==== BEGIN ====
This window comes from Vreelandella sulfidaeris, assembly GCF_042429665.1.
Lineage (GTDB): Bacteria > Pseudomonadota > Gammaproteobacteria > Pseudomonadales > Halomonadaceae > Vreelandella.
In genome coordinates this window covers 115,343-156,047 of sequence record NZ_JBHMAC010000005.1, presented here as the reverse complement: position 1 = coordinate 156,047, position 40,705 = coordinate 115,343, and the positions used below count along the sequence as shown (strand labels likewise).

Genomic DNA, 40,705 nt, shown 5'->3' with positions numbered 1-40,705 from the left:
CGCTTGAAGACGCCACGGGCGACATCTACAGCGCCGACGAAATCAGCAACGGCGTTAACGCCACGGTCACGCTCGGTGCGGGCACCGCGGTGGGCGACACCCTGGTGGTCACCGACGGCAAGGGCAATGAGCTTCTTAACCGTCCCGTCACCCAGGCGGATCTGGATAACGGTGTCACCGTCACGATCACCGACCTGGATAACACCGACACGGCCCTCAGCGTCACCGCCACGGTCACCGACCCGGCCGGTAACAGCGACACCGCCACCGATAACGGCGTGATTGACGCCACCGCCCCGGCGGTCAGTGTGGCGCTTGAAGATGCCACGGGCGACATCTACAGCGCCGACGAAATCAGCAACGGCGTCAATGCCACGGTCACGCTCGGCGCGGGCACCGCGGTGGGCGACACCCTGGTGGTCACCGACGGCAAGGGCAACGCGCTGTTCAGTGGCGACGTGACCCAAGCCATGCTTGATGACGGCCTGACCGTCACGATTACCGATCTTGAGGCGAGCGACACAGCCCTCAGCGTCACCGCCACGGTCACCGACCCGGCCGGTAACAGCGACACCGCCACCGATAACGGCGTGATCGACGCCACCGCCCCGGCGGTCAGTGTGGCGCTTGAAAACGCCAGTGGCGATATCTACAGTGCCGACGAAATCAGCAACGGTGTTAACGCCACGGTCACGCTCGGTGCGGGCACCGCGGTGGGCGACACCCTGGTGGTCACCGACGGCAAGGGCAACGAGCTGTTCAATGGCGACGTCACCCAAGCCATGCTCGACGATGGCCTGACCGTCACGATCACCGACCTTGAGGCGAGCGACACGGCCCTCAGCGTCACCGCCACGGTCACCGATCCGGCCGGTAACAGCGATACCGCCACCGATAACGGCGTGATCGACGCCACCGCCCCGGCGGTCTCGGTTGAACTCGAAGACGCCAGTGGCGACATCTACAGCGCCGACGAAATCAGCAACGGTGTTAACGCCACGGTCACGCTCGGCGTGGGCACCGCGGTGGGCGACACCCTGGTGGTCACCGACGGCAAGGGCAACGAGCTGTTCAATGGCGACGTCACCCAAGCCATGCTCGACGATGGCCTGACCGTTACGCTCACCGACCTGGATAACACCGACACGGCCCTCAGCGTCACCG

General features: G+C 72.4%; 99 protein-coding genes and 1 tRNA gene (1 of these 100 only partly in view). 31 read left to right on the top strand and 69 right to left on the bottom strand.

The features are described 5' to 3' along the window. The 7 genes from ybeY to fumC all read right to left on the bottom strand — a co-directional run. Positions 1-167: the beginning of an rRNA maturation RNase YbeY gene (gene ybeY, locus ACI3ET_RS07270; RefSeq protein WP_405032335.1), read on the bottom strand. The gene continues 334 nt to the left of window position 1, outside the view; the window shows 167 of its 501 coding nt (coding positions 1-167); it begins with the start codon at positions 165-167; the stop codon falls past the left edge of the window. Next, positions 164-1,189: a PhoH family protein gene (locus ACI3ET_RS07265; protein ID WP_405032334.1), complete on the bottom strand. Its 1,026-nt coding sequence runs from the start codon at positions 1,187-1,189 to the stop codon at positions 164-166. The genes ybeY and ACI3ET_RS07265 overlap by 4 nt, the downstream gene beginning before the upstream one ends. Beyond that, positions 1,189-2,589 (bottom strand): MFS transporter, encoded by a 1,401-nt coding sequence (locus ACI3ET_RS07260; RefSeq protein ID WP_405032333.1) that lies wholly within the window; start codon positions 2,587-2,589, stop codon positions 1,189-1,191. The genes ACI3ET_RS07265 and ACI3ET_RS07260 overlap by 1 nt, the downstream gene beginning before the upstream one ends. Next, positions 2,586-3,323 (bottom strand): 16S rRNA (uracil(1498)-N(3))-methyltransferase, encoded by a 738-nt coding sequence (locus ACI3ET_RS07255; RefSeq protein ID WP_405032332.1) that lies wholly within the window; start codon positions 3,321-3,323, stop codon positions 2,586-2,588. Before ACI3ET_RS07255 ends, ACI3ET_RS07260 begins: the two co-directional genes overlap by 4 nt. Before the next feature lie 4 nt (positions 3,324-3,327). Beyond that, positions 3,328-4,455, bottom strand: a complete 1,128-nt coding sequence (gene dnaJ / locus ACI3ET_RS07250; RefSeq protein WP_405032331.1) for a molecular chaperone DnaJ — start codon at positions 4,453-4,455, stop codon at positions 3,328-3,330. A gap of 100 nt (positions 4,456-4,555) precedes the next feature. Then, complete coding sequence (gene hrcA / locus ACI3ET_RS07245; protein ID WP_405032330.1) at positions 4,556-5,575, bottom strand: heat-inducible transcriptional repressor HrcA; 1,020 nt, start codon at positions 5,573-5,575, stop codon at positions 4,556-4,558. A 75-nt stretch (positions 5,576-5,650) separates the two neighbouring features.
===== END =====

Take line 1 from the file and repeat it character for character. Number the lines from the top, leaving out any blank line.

This window comes from Vreelandella sulfidaeris, assembly GCF_042429665.1.